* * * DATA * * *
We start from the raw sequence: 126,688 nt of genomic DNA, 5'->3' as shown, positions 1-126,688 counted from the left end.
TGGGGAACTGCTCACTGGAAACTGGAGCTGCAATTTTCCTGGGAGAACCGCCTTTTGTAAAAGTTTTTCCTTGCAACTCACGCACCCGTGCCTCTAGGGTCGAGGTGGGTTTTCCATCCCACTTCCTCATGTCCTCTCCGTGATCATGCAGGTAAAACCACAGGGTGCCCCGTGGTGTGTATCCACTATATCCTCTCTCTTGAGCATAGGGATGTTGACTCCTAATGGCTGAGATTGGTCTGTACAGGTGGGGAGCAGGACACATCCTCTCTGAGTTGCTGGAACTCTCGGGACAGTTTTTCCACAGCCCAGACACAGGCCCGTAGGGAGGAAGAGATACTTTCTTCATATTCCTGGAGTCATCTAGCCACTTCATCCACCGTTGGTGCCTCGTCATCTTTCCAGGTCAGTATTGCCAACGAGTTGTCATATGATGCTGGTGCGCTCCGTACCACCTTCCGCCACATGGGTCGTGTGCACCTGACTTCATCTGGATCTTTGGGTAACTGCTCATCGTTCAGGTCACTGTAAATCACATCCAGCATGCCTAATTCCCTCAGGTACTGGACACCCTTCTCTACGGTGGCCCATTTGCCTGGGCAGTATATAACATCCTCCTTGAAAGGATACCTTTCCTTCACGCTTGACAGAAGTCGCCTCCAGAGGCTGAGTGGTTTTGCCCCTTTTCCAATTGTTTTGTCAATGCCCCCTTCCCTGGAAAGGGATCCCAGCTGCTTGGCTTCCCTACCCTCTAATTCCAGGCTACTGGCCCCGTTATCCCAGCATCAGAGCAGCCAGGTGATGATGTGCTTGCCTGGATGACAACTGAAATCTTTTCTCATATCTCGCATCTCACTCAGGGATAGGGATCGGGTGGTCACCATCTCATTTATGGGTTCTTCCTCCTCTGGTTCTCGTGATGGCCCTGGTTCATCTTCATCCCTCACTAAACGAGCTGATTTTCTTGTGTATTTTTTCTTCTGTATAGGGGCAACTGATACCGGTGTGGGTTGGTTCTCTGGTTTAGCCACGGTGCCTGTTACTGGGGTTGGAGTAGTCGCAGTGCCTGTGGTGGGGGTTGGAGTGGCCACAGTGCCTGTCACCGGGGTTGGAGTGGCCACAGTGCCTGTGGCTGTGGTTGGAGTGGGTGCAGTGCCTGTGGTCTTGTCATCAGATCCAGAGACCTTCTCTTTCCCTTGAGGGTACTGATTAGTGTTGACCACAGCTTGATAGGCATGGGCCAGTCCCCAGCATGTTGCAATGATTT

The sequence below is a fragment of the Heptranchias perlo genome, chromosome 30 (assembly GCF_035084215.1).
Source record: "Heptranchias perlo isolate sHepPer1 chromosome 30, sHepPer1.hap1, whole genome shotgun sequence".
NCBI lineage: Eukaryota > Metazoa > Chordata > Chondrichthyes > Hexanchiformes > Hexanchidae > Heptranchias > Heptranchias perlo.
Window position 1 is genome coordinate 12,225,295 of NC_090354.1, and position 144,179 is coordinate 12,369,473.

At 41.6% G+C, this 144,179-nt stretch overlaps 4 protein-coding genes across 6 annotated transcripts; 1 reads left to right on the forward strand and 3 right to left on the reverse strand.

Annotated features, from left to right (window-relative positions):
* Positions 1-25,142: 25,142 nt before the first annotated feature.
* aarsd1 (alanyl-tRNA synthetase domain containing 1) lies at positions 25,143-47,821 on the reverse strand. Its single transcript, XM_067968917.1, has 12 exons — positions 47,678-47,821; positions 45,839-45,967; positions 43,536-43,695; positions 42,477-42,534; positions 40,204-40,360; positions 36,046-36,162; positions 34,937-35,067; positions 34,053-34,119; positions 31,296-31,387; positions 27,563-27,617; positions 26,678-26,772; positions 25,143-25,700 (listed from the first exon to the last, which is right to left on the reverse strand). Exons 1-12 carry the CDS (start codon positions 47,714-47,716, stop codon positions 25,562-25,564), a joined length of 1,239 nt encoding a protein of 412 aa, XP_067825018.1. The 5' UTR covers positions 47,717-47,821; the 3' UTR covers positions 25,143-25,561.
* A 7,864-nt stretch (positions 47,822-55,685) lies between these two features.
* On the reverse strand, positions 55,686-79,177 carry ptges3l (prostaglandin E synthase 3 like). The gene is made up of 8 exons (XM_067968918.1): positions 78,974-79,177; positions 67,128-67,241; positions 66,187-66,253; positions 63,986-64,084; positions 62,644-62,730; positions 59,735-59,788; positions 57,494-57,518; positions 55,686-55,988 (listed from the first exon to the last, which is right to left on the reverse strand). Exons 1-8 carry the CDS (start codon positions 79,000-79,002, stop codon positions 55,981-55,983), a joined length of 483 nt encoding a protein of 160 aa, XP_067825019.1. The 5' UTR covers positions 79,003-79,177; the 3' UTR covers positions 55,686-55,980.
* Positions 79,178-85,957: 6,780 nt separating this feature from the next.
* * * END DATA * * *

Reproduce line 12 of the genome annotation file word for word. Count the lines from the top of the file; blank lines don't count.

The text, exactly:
* On the reverse strand, positions 55,686-79,177 carry ptges3l (prostaglandin E synthase 3 like). The gene is made up of 8 exons (XM_067968918.1): positions 78,974-79,177; positions 67,128-67,241; positions 66,187-66,253; positions 63,986-64,084; positions 62,644-62,730; positions 59,735-59,788; positions 57,494-57,518; positions 55,686-55,988 (listed from the first exon to the last, which is right to left on the reverse strand). Exons 1-8 carry the CDS (start codon positions 79,000-79,002, stop codon positions 55,981-55,983), a joined length of 483 nt encoding a protein of 160 aa, XP_067825019.1. The 5' UTR covers positions 79,003-79,177; the 3' UTR covers positions 55,686-55,980.